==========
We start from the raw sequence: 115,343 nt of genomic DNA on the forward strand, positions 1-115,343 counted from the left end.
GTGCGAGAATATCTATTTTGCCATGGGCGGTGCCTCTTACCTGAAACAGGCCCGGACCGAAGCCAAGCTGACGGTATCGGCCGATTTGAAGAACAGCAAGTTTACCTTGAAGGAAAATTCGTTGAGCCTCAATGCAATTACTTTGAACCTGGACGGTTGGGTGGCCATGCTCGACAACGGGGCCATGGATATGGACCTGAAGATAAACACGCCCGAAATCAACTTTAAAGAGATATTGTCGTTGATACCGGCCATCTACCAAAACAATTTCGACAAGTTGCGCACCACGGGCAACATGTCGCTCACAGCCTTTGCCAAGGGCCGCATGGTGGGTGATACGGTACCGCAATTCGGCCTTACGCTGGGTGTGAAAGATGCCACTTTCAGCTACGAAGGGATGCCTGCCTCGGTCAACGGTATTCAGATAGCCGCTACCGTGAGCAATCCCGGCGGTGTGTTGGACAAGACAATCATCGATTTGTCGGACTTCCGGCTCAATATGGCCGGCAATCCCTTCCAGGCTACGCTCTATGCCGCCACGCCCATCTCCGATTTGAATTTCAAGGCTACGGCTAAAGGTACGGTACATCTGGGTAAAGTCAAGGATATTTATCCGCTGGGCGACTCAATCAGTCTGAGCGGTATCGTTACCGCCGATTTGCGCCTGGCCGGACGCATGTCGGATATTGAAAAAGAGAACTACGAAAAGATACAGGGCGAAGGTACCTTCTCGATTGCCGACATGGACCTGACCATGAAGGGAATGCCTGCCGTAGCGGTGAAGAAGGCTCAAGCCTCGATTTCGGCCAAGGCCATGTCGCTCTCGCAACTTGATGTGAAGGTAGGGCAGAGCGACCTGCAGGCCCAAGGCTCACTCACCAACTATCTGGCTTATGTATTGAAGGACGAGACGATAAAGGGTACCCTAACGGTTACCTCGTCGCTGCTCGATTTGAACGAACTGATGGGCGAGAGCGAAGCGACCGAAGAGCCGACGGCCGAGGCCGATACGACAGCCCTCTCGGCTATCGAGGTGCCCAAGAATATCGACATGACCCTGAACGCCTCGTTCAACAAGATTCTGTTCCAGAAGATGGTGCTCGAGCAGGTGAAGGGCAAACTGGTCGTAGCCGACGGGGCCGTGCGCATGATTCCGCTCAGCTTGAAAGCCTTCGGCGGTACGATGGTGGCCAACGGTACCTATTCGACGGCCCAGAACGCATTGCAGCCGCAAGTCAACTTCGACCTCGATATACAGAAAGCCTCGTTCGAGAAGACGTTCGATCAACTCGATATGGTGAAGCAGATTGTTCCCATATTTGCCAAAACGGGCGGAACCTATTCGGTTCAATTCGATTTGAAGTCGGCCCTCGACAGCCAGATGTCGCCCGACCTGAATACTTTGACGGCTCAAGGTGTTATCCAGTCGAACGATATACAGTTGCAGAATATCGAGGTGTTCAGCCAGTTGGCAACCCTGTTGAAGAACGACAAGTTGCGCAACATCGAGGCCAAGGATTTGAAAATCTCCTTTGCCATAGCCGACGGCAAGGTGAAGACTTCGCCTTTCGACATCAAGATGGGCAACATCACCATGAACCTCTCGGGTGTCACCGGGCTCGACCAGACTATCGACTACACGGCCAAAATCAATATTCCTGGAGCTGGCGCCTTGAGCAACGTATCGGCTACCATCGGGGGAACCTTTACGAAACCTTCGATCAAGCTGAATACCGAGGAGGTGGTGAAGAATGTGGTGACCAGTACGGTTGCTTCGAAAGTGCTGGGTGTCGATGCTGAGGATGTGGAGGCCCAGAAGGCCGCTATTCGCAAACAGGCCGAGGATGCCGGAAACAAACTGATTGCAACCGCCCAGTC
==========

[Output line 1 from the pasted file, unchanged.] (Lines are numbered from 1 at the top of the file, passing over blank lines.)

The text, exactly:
We start from the raw sequence: 115,343 nt of genomic DNA on the forward strand, positions 1-115,343 counted from the left end.